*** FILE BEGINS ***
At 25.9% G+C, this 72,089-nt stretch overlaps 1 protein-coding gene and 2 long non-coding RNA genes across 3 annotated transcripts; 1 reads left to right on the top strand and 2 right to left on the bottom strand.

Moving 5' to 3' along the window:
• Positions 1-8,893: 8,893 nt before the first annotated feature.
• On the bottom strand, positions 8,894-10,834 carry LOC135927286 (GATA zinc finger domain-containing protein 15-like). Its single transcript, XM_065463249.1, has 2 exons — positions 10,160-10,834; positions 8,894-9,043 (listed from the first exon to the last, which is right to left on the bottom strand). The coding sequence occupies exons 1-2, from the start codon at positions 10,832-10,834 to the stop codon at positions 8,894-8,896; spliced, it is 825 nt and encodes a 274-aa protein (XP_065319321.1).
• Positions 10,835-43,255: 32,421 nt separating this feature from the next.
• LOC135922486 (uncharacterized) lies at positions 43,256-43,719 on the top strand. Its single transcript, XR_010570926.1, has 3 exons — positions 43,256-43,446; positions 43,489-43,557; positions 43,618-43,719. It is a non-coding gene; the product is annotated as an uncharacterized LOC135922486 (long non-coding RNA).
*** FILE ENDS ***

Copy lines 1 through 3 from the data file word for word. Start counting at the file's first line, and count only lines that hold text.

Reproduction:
At 25.9% G+C, this 72,089-nt stretch overlaps 1 protein-coding gene and 2 long non-coding RNA genes across 3 annotated transcripts; 1 reads left to right on the top strand and 2 right to left on the bottom strand.

Moving 5' to 3' along the window:
• Positions 1-8,893: 8,893 nt before the first annotated feature.